Black Health Movement Launches its Second Saturday Fitness Fest

Black Health Movement

The Black Health Movement is here through the summer and beyond. The Second Saturday Fitness Fest kicks off Saturday, June 12 from 9 a.m. to noon in Cadillac Square, and will continue every second Saturday in downtown Detroit. Co-founders Eugene Thomas and Lem Joyner want to create a cultural shift around health and wellness throughout the African American community with their social fitness and education initiative.

They compile crowdsourced health and fitness information to connect with the community. Thomas says, “The biggest challenge in fitness for some people is just getting started. Fitness can be fun; anyone can do it.”

The movement launched in May 2021 and, since then, has collaborated with Downtown Detroit Partnership to create a one-mile trek of six 10-minute exercises. Participants move from station to station, and, by the end of the cycle, they’ve worked out for 60 minutes and walked a mile. Each month, through August, the Fitness Fest will feature Detroit’s premier fitness professionals and brands like Vibe Ride, YMCA and more.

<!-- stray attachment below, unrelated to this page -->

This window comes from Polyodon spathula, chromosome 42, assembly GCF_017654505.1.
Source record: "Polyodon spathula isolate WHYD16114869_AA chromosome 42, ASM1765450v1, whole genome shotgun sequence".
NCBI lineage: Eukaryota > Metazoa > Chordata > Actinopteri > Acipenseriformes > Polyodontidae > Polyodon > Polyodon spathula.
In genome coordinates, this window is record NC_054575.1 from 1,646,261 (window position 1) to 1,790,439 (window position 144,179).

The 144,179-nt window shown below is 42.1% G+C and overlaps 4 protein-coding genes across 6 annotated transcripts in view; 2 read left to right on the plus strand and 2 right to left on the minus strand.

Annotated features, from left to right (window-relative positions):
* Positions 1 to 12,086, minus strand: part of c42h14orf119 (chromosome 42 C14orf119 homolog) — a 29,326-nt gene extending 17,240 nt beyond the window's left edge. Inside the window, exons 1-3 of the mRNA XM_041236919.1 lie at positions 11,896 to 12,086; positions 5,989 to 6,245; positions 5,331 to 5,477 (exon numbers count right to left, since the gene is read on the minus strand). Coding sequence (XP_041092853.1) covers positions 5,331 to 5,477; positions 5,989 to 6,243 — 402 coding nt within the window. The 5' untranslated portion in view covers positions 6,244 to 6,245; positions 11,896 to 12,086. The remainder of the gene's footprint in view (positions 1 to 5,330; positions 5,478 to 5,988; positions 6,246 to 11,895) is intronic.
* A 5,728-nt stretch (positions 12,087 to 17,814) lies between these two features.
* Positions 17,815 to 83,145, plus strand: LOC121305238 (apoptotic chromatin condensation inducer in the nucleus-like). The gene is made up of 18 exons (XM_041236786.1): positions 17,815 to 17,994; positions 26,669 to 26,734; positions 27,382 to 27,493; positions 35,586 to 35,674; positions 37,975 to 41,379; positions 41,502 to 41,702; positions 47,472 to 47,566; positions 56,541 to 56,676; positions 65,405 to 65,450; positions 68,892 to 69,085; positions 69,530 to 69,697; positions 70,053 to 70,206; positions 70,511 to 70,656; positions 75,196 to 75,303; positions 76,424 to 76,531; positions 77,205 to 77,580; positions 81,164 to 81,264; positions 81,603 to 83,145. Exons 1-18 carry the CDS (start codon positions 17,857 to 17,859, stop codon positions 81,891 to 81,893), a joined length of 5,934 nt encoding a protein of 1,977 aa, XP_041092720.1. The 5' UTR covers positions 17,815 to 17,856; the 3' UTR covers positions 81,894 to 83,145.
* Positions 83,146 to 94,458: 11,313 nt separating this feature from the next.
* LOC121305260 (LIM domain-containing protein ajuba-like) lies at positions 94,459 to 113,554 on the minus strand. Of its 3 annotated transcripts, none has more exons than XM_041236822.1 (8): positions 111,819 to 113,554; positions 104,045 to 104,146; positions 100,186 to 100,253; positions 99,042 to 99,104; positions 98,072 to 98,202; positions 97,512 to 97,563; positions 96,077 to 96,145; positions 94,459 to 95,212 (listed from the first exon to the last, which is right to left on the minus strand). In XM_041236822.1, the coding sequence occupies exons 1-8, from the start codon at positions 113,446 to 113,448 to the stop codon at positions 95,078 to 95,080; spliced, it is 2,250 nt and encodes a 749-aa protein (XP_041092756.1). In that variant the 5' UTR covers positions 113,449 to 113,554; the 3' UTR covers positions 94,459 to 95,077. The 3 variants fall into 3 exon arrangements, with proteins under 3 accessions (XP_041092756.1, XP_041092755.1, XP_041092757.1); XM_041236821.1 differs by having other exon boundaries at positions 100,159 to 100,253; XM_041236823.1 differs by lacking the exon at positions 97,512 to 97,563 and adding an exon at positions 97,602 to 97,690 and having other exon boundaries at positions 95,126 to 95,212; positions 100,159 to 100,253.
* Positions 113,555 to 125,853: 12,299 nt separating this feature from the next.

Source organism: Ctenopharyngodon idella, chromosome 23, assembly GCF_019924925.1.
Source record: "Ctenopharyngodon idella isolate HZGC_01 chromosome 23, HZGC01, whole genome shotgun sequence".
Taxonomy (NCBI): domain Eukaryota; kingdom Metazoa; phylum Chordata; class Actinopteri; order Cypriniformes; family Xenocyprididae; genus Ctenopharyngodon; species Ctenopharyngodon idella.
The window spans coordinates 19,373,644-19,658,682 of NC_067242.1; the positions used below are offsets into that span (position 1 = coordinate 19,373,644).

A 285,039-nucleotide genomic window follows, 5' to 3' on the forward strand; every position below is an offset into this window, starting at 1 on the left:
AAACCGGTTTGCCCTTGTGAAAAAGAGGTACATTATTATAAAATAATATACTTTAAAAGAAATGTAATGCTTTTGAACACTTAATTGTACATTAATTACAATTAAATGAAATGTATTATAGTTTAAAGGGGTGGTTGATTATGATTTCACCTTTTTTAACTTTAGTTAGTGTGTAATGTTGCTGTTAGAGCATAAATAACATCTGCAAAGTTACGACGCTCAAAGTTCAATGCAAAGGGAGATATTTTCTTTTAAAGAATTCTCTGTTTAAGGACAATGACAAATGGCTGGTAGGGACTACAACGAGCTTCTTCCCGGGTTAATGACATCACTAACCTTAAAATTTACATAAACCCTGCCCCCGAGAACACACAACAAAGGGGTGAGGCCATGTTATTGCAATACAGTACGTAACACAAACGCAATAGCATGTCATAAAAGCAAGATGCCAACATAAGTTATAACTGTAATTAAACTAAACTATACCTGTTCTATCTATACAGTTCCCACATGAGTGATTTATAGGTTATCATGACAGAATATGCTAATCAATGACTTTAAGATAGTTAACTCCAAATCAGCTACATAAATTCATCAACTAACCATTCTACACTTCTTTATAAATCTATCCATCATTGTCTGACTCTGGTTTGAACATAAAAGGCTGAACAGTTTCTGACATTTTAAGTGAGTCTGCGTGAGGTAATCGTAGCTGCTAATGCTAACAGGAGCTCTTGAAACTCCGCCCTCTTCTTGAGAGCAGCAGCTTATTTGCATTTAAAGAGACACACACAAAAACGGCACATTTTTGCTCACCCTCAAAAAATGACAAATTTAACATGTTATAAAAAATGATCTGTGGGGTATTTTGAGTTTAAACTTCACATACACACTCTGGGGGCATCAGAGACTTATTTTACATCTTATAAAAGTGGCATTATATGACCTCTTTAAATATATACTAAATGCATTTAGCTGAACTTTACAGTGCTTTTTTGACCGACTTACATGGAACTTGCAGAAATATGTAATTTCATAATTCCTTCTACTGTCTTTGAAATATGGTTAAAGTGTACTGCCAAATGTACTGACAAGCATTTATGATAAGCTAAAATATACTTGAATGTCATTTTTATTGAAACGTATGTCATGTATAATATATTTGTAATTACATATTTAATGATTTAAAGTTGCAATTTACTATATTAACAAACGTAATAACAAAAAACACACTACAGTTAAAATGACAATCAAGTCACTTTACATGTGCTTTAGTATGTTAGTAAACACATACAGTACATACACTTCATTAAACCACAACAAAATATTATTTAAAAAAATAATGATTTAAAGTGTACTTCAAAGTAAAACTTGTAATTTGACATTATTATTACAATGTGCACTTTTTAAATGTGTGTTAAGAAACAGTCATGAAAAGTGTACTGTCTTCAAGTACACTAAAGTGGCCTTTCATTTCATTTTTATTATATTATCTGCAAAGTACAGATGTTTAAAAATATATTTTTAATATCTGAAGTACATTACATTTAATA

Thomas spent 25 years in corporate health care, working with companies like Pfizer and Johnson & Johnson. He says, “I saw a consistent threat that African Americans are disproportionately negatively impacted. There are many controllable things that can impact our outcome: frankly, our choices around diet and fitness.”

COVID-19 inspired him to put his skills toward addressing these issues, and, when he met Joyner – an app developer – they crafted a plan. Thomas says, “It’s more than just hosting events. We have to build an infrastructure to last.” Joyner created a social media platform to support the movement and is in the process of creating an app for the movement.


They also started a nonprofit, the Black Health Movement Foundation, receiving an endorsement from the Detroit Medical Society in May. Sinai-Grace Hospital and Wayne County Probate Court Judge David Jenkins have signed on to be board members. 

Thomas says, “We are making progress, and our goal is to build a strong organization that will maintain a culture shift. Racial health disparities are an issue that we can deal with. In the area of diabetes, hypertension and obesity, if we eat right and exercise we can close the gap.” 

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